Emily Files / WUWM

Milwaukee Public Schools will conduct an internal investigation into its former partnership with a troubled charter school company.

The decision comes about a month after federal prosecutors announced bribery charges against former MPS Board President Michael Bonds, who left the board last year. Bonds was accused of accepting at least $6,000 in bribes from Philadelphia-based Universal Companies.

Emily Files

The Milwaukee Public School District is beginning another difficult budget process.

New Superintendent Keith Posley is proposing a $1.2 billion spending plan for the 2019-2020 school year. It includes a modest boost in classroom funding, including 62 new teacher positions and 22 educational assistants.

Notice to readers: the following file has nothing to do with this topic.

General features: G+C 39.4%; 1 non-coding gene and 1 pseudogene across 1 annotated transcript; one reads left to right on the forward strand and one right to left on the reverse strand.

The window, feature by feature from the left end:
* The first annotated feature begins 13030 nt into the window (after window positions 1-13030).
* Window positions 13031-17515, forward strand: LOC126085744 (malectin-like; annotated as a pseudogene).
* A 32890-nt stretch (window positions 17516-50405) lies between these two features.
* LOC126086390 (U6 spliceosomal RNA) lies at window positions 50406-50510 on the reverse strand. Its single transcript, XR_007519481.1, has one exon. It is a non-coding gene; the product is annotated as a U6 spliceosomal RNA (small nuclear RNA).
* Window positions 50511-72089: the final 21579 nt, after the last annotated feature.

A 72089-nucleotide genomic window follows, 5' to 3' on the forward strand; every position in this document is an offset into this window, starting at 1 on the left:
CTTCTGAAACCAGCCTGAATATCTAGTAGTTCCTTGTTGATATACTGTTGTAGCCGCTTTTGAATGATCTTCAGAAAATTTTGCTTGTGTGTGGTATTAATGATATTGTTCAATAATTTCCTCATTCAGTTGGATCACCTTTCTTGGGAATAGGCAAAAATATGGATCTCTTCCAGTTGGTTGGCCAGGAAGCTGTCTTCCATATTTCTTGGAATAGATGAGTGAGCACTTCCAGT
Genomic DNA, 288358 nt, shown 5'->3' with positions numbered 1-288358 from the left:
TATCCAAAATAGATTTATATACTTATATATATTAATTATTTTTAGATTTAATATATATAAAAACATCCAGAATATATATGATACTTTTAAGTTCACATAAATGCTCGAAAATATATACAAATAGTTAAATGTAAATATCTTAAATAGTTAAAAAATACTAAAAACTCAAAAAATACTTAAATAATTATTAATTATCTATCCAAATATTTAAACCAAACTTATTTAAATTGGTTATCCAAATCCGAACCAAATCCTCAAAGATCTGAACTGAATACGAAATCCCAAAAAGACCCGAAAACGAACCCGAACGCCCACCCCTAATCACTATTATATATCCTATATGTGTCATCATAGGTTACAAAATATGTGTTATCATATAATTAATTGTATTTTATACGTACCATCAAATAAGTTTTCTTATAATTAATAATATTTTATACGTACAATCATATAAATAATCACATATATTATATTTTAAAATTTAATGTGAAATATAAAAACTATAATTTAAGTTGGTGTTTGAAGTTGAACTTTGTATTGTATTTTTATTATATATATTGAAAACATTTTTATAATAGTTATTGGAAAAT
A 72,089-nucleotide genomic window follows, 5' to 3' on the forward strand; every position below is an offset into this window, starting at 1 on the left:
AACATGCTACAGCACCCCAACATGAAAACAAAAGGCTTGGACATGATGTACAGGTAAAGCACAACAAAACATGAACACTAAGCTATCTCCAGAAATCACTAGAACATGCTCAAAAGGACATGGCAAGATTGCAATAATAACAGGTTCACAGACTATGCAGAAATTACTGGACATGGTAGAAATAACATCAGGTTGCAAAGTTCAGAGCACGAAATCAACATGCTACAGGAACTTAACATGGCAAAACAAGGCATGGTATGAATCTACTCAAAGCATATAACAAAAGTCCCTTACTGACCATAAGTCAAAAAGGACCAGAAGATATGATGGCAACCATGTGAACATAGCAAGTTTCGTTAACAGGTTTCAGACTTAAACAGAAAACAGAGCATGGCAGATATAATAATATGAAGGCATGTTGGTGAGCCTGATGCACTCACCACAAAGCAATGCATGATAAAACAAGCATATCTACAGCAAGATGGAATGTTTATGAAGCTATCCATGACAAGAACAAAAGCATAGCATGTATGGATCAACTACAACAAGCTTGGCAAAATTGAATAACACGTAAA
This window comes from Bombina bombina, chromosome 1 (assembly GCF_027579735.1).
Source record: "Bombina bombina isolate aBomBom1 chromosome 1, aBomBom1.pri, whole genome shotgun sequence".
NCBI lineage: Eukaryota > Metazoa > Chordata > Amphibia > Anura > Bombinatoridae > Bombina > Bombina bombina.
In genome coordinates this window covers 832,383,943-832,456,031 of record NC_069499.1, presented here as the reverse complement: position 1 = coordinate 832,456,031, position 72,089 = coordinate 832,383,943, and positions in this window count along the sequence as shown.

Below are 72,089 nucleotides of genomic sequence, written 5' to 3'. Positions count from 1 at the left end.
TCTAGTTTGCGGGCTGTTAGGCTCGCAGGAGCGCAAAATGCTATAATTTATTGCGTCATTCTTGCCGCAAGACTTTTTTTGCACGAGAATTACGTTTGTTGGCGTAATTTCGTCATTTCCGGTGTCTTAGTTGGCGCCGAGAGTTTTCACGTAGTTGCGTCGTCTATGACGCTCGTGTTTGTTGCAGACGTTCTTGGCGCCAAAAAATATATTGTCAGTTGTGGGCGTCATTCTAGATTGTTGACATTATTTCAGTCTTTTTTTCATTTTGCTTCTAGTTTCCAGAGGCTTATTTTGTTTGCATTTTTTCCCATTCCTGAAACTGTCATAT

Emily Files

In Milwaukee, more than 10% of children test positive for dangerous lead levels in their blood.

Health experts say the most common culprit is lead paint in old homes. But water that travels through lead pipes also poses some risk. Lead lateral pipes connect at least 70,000 older homes in Milwaukee to the city's water mains.

Emily R Files / WUWM

The most-winning team at Milwaukee’s Riverside University High School might be its robotics club. The Riverside RoboTigers qualified for world championships four of the last five years.

This weekend, the team is heading to Detroit to compete against thousands of other teenage engineers in the FIRST Robotics Championship

Screenshot/Wisconsin Eye

Families of children with dyslexia want Wisconsin lawmakers to do more to help struggling readers. Dyslexia is a common reading disorder that makes it difficult to connect written text to spoken language. Children with dyslexia are at risk for reading failure if they don’t get early interventions.

Emily R Files / WUWM

Dyslexia is a common learning disorder that inhibits a person’s ability to connect written text to spoken language. It’s likely one major reason why 65 percent of Wisconsin fourth graders don’t meet proficiency standards on national reading assessments.